Advertisement - Hide this advert





Author Topic: Cartifill vs. A.C.I.  (Read 8738 times)

0 Members and 1 Guest are viewing this topic.

Offline WestPoint

  • Regular Poster
  • ***
  • Posts: 104
  • Liked: 0
Cartifill vs. A.C.I.
« on: May 31, 2010, 04:05:38 PM »
I was in contact with a doctor who does A.C.I. as I was interested in knowing the difference between A.C.I. and Cartifill. He told me that A.C.I. - on the downside - requires 2 operations (the first is the biopsy, the second is the implantation). It results in a hyaline rich cartilage repair and is most similar to the original hyaline cartilage.

He told me that Cartifill, on the other hand, is an experimental procedure as of now, with limited outcome studies, and is therefore not FDA approved. This is a better form of microfracture in which the stem cells are trapped in the Cartifill collagen. The major advantage is that it is a one stage procedure. However, the hyaline component is minimal and it is primarily a fibrocartilage (inferior) repair. It oftens suffices in small lesions.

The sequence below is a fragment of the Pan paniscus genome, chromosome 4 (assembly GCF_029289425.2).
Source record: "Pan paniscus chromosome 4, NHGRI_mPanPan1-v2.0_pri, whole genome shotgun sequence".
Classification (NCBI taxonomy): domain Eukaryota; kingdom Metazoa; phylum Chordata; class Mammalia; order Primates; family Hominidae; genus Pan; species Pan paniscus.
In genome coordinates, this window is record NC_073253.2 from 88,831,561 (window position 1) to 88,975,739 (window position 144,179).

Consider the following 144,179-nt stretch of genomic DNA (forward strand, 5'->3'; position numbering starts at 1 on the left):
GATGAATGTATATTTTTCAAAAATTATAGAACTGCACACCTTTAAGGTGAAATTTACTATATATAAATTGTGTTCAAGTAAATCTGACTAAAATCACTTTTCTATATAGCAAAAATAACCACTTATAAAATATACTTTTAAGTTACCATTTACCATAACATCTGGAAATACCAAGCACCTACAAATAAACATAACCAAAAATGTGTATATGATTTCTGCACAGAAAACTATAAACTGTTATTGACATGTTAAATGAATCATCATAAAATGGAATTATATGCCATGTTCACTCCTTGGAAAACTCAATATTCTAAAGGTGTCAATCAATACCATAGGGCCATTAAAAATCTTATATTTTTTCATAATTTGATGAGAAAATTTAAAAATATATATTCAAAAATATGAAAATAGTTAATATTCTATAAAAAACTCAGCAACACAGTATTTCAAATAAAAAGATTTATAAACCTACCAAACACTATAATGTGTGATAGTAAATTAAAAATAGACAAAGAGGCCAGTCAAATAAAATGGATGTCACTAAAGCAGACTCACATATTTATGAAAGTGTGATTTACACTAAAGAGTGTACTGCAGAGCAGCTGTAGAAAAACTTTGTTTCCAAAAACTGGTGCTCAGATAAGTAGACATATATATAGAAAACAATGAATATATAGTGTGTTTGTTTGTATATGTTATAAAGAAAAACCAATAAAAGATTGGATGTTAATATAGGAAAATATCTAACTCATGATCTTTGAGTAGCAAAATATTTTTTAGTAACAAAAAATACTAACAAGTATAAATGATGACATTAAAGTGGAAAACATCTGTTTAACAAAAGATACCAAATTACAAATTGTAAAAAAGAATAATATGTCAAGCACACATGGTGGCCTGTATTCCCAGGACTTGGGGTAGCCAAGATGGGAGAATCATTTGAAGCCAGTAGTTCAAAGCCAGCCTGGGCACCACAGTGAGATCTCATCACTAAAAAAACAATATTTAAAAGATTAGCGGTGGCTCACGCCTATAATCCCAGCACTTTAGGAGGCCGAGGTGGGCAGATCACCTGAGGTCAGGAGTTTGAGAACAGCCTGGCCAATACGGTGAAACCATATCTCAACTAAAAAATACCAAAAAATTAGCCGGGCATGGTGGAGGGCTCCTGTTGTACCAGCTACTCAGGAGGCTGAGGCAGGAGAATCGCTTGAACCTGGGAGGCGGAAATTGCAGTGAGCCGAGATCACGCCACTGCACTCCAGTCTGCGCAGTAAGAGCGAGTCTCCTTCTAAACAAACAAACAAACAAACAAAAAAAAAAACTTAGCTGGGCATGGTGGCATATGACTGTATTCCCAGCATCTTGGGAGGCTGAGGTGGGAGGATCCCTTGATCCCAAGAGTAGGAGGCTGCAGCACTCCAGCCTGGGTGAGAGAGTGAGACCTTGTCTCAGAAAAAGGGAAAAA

Frankly, this scared me to hear this, as I was sincerely considering Cartifill. However, it seems to be something of a glorified microfracture process, with lower hyaline content than A.C.I. Any additional information regarding these two procedures would be appreciated.

I'm sure Lottie will be interested to see this.


« Last Edit: May 31, 2010, 04:32:19 PM by WestPoint »

Offline Lottiefox

  • SuperKNEEgeek
  • *****
  • *
  • *
  • *
  • *
  • Posts: 2393
  • Liked: 16
Re: Cartifill vs. A.C.I.
« Reply #1 on: May 31, 2010, 07:14:28 PM »
I think there are also important factors in deciding between these two routes in terms of how big your lesion is, how it occurred and where it is sited. I have seen the UK pioneer of Cartifill 3 times, and indeed it is MFX with a collagen matrix/paste applied to the top of the stem cell release. It isn't ACI, and the results are new, small and may well not create the level of cartilage found in ACI. It is suitable up to 3cm lesions.